Former Labour and now Liberal Democrat MP Chuka Umunna branded the recommendation by right-wing think tank The Centre for Social Justice (CSJ) “wrongheaded” and warned that raising the lower bracket would exclude nurses.
“It is an entirely wrongheaded policy that should be abandoned, not expanded”
However, Patrick Spencer, head of work and welfare policy at the CSJ and former Tory general election candidate, hit back and stressed that the report recognised the need for flexibility to continue to allow nurses, whose salaries start at £23,000, to migrate to the UK for work.
Under the current system, people from countries outside the European Economic Area (EEA) who want to want to come to the UK on a skilled worker – or Tier 2 – visa must prove that they earn a minimum of £30,000 a year.
However, there are exemptions in place for people from certain occupations that are deemed to be in short supply, which currently includes nurses.
There are no such restrictions in place for workers from the EEA but after Brexit the visa system is due to apply the same to migrants from all countries.
In a report released today, the CSJ, which was co-founded by high-profile Conservative politician Iain Duncan Smith, called for the minimum salary threshold to be increased to £36,700.
In response, Mr Umunna wrote on Twitter: “The proposed £30k earnings threshold for migrants would be enough to exclude most nurses, doctors, teachers and social workers from coming to the UK as it is, nevermind £36k. It is an entirely wrongheaded policy that should be abandoned, not expanded.”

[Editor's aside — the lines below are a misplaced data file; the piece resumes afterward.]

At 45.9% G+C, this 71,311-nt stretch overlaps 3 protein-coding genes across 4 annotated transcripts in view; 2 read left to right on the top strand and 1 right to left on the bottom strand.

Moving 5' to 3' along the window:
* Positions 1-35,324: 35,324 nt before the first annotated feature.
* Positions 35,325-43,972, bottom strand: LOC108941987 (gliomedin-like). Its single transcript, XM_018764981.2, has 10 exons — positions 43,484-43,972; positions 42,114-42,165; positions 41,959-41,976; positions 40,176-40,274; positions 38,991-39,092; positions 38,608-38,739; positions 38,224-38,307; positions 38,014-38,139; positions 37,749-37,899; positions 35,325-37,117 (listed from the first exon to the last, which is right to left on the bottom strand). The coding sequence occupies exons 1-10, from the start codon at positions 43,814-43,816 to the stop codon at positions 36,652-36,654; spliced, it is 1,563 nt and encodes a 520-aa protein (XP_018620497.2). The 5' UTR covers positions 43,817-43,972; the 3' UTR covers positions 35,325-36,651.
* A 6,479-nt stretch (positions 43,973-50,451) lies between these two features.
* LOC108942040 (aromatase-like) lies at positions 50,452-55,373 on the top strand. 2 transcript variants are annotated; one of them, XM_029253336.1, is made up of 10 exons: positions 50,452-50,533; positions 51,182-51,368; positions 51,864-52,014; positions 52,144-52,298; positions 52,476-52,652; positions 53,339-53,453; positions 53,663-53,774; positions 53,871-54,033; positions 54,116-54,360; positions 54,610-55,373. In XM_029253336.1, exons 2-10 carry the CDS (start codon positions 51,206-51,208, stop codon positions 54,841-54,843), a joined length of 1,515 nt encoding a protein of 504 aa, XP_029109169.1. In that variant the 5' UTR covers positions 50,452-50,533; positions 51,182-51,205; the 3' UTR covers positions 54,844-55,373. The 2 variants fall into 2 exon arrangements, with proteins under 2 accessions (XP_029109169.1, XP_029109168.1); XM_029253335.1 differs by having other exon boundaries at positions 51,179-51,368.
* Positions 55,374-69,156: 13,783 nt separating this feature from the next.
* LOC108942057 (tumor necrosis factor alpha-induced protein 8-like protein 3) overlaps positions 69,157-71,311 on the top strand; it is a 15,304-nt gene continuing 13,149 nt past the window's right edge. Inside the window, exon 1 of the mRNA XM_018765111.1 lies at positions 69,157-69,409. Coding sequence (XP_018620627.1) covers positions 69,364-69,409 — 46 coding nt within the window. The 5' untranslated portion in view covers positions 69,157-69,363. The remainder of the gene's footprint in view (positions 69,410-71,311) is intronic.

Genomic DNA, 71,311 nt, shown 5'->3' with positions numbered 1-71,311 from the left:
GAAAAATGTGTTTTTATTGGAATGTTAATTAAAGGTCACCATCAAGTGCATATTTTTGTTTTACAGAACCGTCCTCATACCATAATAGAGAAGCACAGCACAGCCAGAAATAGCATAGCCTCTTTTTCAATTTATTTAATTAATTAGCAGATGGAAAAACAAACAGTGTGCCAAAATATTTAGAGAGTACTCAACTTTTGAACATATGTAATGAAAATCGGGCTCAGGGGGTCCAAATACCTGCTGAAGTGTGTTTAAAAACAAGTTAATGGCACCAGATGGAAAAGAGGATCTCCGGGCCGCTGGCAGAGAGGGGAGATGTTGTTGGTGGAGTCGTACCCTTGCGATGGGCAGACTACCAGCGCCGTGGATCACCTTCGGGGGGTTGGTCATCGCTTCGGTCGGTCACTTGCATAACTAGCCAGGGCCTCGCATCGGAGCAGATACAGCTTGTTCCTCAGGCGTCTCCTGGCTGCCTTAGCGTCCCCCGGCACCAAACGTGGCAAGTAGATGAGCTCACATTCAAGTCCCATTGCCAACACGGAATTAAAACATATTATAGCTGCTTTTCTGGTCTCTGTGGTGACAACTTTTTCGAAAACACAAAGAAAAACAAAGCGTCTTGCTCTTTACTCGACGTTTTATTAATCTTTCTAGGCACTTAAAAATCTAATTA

Mr Spencer fired back to “clear up any misinformation”.
“First off, we absolutely make provisions for the nurses whose job is of vital importance”
He pointed out that the CSJ’s report had urged the government to create a list of “strategically important occupations” such as nurses that were paid below £36,700 to allow them to still come to the UK.
“First off, we absolutely make provisions for the nurses, doctors, social care workers, and anyone whose job is of vital importance to our economy and society to come to the UK to work,” he wrote in reply to Mr Umunna.
“In our report…we state that the govt should put together a list of strategically important occupations, for instance NHS workers, ensuring nurses + other public sector workers (who are paid <£36,700) could continue to migrate to the UK to work,” he added.
The recommendation to raise the salary threshold also stirred concern at the Royal College of Nursing, which warned that nurses must continue to remain exempt from any such restrictions.
Dame Donna Kinnair, RCN chief executive and general secretary, said: “Such a high salary threshold would prevent nurses and other health and care professionals from other countries being recruited to work here.
“International recruitment has always been a stopgap for long term vacancies and, as the government hasn’t invested in the long-term growth of the UK nursing workforce, the recruitment crisis will only worsen if nurses aren’t exempt.”
Figures from the Nursing and Midwifery Council show the number of nurses and midwives from the EEA registered to work in the UK fell from 38,024 in March 2017, to 33,035 in March 2019.